Hello beautiful people and thank you for reading Paul’s Tech Talk on The ChipWIN Blog! It’s been a while since I’d last whipped out a good ol’ techy article so I decided to make this one extra special. Today we’re going to delve into one of my all-time favourite aspects of chiptune production: Arpeggios!
Most of you probably know quite well what an arpeggio is, and why it’s widely used in Chiptune music. So in this article, I will try to dig a little deeper, examine closely how they work and what they can do, and experiment with some more advanced techniques to unleash their amazing potential.
Hello and welcome to a snow-filled1 winter edition of Office Hours right here on the CWB. I fully expected to talk about a more straightforward chip release this time after my previous review of Oldstyle’s ‘Baroque Remixes,’ but I lucked out with a new release from Soleviio titled ‘Sonus Antiquitatum: Sonata for Two Game Boys in F minor.’ This release is again closely tied to my teaching, as my students learn a great deal about sonata form in my theory classes. Before diving into Soleviio’s music, let’s have a quick crash course in sonata form, shall we? (more…)
Hi peeps, my name’s Morgan and I’m SUPER STOKED to join the bloggers for Chiptunes = WIN and help get more awesome tunes onto your radar. Pleasantries = DONE. Let’s get to the music!
Can chiptune be integrated with acoustic instrumentals for the betterment of ear-holes everywhere? For the answer, look no further than Breakbeat Heartbeat’s latest release HOLD ON.
Hold On has a chill, funky feel. There are no power ballads, no hard-core wub-wubs. What we have here is an album of 9 uplifting tracks melding together a unique blend of chip-funk with classical elements making for an intriguing release that is absolutely worth your time.
What impresses me the most about HOLD ON is how Breakbeat Heartbeat has delivered a musical bob-and-weave of acoustic with electric that ensures both sounds have their day in the sun, but never at the expense of the other. Make no mistake, the choice to combine chiptune bleepy-bloops with deep acoustic sounds is a risky proposition. Too much chip and the instrumentals sound forced. Too much instrumental and the chip comes off as a gimmicky afterthought. Chiptune has the tendency to sound harsh when forced to play nice with traditional instrumentals, but that’s simply not the case here. The result is a unique mix that is polished, elegant and deserves some serious name-your-price love.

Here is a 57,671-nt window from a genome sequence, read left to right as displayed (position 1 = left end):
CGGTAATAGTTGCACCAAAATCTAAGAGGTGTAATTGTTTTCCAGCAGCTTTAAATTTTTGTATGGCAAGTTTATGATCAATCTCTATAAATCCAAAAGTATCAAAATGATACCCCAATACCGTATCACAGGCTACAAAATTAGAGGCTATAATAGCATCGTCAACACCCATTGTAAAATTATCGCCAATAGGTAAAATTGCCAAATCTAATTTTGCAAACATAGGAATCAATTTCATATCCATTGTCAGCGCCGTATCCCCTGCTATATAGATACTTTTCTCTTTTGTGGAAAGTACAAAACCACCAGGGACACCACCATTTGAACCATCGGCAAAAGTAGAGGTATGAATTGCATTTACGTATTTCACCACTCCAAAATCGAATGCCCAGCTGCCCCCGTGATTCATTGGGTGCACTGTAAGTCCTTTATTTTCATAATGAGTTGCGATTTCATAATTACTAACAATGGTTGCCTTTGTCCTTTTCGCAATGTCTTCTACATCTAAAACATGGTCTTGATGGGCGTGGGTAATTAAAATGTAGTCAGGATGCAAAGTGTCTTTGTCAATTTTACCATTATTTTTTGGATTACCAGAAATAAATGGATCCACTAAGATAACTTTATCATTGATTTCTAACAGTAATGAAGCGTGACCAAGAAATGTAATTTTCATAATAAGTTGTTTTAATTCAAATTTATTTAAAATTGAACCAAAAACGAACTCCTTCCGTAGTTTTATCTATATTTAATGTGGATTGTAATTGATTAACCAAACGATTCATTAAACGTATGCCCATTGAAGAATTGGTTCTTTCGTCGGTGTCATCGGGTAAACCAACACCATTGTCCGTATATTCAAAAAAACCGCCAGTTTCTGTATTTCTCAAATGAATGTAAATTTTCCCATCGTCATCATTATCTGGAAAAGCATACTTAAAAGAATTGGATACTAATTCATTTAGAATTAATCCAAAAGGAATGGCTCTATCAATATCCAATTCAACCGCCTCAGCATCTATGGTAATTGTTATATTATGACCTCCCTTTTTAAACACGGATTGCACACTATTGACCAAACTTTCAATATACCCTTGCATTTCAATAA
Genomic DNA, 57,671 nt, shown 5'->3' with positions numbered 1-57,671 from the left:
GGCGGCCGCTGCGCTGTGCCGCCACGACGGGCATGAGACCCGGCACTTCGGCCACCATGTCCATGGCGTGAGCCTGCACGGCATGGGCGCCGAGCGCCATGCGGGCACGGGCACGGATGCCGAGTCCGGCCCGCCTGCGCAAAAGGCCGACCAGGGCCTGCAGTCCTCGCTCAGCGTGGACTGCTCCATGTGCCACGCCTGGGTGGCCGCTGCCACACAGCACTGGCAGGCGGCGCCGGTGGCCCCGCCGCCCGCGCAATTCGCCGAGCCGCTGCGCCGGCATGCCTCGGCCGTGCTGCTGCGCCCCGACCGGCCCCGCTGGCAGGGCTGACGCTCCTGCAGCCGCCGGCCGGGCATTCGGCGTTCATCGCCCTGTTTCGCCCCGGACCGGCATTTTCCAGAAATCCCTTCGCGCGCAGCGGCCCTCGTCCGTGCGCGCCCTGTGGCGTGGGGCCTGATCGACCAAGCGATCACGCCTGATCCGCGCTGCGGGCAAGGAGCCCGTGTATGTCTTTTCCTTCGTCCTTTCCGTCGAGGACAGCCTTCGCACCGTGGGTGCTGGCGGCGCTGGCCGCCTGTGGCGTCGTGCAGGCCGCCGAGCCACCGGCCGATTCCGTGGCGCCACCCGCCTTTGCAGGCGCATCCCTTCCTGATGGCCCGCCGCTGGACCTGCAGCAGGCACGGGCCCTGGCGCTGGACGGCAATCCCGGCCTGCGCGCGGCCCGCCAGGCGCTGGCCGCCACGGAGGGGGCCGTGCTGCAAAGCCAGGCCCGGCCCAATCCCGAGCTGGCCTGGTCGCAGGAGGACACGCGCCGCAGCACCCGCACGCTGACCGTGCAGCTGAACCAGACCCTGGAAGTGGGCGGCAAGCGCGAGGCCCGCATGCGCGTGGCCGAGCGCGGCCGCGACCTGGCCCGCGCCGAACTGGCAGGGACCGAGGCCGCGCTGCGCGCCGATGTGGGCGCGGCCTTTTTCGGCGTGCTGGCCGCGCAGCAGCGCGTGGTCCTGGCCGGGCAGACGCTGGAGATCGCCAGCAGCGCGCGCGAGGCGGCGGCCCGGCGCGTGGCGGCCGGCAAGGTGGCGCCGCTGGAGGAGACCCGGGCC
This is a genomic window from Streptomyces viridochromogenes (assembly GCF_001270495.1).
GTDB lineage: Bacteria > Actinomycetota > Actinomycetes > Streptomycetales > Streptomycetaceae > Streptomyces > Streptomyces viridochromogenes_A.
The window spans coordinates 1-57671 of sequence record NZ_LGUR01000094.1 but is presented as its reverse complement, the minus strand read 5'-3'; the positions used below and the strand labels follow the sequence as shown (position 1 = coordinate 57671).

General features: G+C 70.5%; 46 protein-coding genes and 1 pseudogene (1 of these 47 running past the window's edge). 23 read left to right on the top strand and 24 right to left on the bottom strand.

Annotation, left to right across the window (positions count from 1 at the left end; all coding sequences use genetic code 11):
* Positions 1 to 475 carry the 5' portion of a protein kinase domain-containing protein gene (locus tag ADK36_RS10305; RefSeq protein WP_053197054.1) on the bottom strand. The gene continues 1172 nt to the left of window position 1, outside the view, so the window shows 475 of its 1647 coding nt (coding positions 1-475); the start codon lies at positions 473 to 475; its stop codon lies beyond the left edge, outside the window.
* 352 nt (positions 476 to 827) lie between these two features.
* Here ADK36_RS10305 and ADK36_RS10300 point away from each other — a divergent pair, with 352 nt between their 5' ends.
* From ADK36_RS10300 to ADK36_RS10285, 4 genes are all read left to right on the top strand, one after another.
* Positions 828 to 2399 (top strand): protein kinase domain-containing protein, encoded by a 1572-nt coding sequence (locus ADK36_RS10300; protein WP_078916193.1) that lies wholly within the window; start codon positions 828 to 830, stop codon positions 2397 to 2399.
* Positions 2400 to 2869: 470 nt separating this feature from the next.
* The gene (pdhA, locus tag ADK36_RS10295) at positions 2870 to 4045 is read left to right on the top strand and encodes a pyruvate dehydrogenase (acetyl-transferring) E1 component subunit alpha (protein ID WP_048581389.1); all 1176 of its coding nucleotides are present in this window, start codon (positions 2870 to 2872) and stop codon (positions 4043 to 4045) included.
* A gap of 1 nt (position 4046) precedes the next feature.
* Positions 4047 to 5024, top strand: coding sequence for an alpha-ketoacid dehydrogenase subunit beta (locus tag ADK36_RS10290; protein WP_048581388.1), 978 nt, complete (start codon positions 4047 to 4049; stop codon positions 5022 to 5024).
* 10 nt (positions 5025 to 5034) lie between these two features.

HOLD ON shines in the center of a chip/acoustic venn diagram playing off the lighthearted nature of chiptune and a natural depth drawn from classical instruments that offers a lot of room for exploration. Some tracks do less to innovate than others with “The Time Is Right” and “On My Own” offering a consistent loop of chill beats without pushing the envelope. Tracks “Night”, “Roads” and “Flashback” act as the tentpoles of the album, taking the fusion to its peak with an intriguing use of classical violin, piano and bass guitar respectively for a classical/funk/chip mix that underscores Breakbeat Heartbeat’s ability to combine wheelhouses.
(I just Googled wheelhouse and discovered the term is in reference to the individual swinging range or sweet spot within a baseball player’s strike zone. THE MORE YOU KNOW.)
It’s worth mentioning that if you’re unfamiliar with Breakbeat Heartbeat, there are two previous releases that also explore the fusion of chip with acoustic styles available on Breakbeat’s Bandcamp titled 22:06 (which, interesting fact, was originally released on Andrew Kilpatrick’s blog/label The Waveform Generators) and DELTA. It’s fascinating to be able to listen to those two albums and hear the leaps and strides Breakbeat Heartbeat has made honing this unique style. With such growth apparent from these three releases, Breakbeat Heartbeat is definitely a rising talent.
I love the pay-what-you-want business model, by the way. I personally believe that there should not be a financial barrier between people and experiencing music. Supporting the artist if you have the means is absolutely vital and if you can afford it, you should pay them. But with the pay-what-you-want model, that payment is more than a transfer of funds for a product, it’s a “thank you”. I think that’s an important distinction. Music as “the gift given” instead of “the product sold” bridges the gap between artist and fan.
Breakbeat Heartbeat’s HOLD ON is a gift given. Take a listen below, then go say thank you.
Pixel Recall ~ (R. Morgan Slade) ~ Support the artists you love :)